What the semiconductor industry tells us about the world economy

The setting for Robert Harris’s thriller, “Enigma”, is wartime Britain, where everything is rationed except for the rain. It follows Tom Jericho, a young prodigy stationed at Bletchley Park, the real-life centre of code-breaking operations, who is part of a team of cryptologists trying to break the code used by Germany’s armed forces. The work has frustration built in. Any progress can be undone if the enemy changes the code—which he will if he suspects that it has been cracked.

The novel comes to mind when considering the mysteries of shifts in the economic cycle and market reactions. The mood has clearly changed for the better since the middle of last year. Fears of recession have receded. Global equity prices have rallied. Bond yields have perked up. A truce in the trade war, however fragile, has helped. But the improvement in mood coincided with signs of life in Asia’s manufacturing hubs.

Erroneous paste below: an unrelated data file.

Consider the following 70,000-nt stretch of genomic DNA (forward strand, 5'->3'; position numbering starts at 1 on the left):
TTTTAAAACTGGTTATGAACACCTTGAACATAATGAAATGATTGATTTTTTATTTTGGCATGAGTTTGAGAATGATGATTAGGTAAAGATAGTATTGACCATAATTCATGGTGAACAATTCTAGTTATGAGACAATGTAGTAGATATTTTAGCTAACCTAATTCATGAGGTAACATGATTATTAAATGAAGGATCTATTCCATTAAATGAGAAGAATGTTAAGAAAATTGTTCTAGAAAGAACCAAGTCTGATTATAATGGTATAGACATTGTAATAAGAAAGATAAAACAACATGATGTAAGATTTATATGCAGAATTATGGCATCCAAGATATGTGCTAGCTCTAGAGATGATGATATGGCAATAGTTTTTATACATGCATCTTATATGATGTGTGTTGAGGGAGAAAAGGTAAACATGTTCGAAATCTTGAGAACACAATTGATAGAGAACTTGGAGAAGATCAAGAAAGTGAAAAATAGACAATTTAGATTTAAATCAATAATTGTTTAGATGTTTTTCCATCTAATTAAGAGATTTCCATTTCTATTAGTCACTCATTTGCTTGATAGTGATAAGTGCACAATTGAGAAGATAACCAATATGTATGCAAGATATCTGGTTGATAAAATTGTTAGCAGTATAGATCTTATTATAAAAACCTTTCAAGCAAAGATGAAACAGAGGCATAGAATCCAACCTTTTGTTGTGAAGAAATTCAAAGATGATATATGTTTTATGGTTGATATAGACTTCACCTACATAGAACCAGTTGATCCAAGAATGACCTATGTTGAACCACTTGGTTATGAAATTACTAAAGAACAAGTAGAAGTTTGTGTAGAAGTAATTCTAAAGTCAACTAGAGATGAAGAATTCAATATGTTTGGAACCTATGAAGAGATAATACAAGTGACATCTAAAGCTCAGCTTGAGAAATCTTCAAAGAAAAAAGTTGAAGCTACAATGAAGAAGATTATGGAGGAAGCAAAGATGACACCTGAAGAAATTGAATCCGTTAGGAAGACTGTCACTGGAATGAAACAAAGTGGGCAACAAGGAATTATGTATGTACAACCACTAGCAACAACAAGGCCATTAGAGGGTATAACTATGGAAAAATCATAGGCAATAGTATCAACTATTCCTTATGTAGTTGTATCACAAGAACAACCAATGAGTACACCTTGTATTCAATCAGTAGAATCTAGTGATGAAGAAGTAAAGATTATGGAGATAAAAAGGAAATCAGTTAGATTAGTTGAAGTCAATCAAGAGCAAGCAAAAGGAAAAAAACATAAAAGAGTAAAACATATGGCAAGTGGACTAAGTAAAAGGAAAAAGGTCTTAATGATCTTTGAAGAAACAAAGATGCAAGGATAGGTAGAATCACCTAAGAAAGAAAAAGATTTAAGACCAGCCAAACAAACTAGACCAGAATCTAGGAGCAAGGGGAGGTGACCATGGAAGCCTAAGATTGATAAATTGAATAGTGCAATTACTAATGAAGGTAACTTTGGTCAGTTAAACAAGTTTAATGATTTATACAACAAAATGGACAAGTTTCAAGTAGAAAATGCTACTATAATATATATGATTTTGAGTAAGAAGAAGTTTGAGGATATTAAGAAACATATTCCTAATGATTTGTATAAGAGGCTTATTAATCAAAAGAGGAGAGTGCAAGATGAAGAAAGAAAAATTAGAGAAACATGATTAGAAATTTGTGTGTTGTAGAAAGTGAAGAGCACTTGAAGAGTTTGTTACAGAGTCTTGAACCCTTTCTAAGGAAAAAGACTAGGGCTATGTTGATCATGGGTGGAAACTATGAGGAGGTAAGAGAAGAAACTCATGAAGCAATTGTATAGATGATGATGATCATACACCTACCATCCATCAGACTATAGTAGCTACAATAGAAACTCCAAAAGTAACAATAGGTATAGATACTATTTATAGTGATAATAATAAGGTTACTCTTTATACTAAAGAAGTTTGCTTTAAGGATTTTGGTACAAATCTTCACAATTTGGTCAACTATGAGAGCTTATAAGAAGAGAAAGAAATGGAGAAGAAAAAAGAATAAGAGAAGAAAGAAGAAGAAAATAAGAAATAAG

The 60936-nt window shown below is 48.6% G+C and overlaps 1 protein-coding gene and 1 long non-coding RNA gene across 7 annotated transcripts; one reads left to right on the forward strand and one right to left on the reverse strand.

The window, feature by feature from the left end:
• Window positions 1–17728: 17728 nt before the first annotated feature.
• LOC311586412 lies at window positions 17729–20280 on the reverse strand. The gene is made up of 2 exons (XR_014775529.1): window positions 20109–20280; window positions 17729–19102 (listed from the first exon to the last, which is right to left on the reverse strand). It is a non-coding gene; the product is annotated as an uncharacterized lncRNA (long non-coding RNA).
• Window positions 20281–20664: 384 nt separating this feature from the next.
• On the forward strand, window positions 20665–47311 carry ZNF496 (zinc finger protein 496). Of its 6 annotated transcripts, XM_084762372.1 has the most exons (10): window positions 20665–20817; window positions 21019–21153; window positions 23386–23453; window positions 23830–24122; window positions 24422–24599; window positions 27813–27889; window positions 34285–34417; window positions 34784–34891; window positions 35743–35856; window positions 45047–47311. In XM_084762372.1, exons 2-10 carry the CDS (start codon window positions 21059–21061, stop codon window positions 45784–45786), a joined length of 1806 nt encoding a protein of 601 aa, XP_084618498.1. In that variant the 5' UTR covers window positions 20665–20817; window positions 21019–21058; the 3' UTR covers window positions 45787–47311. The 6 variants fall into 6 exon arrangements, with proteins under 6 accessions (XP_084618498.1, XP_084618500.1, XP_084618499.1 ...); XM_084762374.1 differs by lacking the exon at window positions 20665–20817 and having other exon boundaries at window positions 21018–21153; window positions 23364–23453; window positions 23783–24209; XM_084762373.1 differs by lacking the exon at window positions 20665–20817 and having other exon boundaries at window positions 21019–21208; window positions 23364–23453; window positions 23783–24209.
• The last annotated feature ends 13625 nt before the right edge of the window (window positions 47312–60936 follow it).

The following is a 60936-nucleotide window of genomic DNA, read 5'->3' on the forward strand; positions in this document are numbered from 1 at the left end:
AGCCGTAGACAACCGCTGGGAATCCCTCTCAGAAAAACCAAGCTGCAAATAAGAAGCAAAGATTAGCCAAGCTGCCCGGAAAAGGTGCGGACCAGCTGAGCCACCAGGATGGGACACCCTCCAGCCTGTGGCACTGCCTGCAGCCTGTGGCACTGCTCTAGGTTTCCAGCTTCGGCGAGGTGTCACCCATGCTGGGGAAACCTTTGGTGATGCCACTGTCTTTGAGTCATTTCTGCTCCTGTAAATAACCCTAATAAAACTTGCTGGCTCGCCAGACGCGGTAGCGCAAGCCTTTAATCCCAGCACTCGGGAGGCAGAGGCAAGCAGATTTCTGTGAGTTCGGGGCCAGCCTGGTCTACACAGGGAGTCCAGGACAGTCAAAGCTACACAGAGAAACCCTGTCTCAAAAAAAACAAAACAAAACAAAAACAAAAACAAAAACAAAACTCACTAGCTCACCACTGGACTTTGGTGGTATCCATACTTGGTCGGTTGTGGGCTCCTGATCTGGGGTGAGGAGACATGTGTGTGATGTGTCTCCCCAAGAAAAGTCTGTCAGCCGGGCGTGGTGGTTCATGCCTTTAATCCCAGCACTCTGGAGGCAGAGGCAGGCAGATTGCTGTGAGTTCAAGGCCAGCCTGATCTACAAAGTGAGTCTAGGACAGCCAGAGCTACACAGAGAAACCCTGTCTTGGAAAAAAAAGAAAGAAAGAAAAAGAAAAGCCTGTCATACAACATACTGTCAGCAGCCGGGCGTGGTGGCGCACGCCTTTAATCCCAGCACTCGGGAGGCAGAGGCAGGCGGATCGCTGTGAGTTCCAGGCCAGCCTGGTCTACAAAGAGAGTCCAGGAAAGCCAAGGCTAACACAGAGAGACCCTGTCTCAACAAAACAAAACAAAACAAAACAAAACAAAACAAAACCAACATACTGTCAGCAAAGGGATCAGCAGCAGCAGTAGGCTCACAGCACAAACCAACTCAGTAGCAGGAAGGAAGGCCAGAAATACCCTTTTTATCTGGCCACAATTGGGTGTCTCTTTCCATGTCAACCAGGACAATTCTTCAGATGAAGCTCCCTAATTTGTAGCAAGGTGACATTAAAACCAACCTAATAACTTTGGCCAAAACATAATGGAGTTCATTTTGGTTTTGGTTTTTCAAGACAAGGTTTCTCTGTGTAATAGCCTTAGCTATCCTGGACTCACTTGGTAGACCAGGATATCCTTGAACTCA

Por The Economist

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